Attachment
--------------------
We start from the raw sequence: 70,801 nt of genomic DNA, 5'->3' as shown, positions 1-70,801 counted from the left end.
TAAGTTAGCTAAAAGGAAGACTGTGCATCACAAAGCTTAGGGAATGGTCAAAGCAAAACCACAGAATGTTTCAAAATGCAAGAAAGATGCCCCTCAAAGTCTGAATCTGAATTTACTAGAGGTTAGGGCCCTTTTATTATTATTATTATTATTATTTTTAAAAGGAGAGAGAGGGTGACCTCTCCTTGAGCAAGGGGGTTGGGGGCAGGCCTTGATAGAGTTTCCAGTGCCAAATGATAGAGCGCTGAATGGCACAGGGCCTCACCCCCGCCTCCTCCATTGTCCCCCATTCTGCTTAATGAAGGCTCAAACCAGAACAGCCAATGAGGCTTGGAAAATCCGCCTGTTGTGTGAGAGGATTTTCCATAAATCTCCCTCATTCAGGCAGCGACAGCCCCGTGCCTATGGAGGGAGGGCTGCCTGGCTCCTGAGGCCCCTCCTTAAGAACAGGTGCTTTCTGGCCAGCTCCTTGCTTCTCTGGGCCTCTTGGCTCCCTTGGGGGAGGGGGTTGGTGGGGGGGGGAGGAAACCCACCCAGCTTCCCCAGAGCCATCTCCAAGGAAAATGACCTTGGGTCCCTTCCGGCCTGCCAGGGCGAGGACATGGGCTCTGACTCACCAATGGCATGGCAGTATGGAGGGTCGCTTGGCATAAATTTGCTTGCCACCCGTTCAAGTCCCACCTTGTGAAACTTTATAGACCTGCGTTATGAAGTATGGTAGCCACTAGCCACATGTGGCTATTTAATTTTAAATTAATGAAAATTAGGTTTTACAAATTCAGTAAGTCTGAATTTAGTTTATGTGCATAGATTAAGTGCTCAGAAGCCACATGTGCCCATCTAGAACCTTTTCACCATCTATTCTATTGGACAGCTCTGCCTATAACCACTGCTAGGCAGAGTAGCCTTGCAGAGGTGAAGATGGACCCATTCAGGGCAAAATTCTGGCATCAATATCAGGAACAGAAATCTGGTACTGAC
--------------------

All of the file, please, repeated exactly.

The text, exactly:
We start from the raw sequence: 70,801 nt of genomic DNA, 5'->3' as shown, positions 1-70,801 counted from the left end.
TAAGTTAGCTAAAAGGAAGACTGTGCATCACAAAGCTTAGGGAATGGTCAAAGCAAAACCACAGAATGTTTCAAAATGCAAGAAAGATGCCCCTCAAAGTCTGAATCTGAATTTACTAGAGGTTAGGGCCCTTTTATTATTATTATTATTATTATTTTTAAAAGGAGAGAGAGGGTGACCTCTCCTTGAGCAAGGGGGTTGGGGGCAGGCCTTGATAGAGTTTCCAGTGCCAAATGATAGAGCGCTGAATGGCACAGGGCCTCACCCCCGCCTCCTCCATTGTCCCCCATTCTGCTTAATGAAGGCTCAAACCAGAACAGCCAATGAGGCTTGGAAAATCCGCCTGTTGTGTGAGAGGATTTTCCATAAATCTCCCTCATTCAGGCAGCGACAGCCCCGTGCCTATGGAGGGAGGGCTGCCTGGCTCCTGAGGCCCCTCCTTAAGAACAGGTGCTTTCTGGCCAGCTCCTTGCTTCTCTGGGCCTCTTGGCTCCCTTGGGGGAGGGGGTTGGTGGGGGGGGGAGGAAACCCACCCAGCTTCCCCAGAGCCATCTCCAAGGAAAATGACCTTGGGTCCCTTCCGGCCTGCCAGGGCGAGGACATGGGCTCTGACTCACCAATGGCATGGCAGTATGGAGGGTCGCTTGGCATAAATTTGCTTGCCACCCGTTCAAGTCCCACCTTGTGAAACTTTATAGACCTGCGTTATGAAGTATGGTAGCCACTAGCCACATGTGGCTATTTAATTTTAAATTAATGAAAATTAGGTTTTACAAATTCAGTAAGTCTGAATTTAGTTTATGTGCATAGATTAAGTGCTCAGAAGCCACATGTGCCCATCTAGAACCTTTTCACCATCTATTCTATTGGACAGCTCTGCCTATAACCACTGCTAGGCAGAGTAGCCTTGCAGAGGTGAAGATGGACCCATTCAGGGCAAAATTCTGGCATCAATATCAGGAACAGAAATCTGGTACTGAC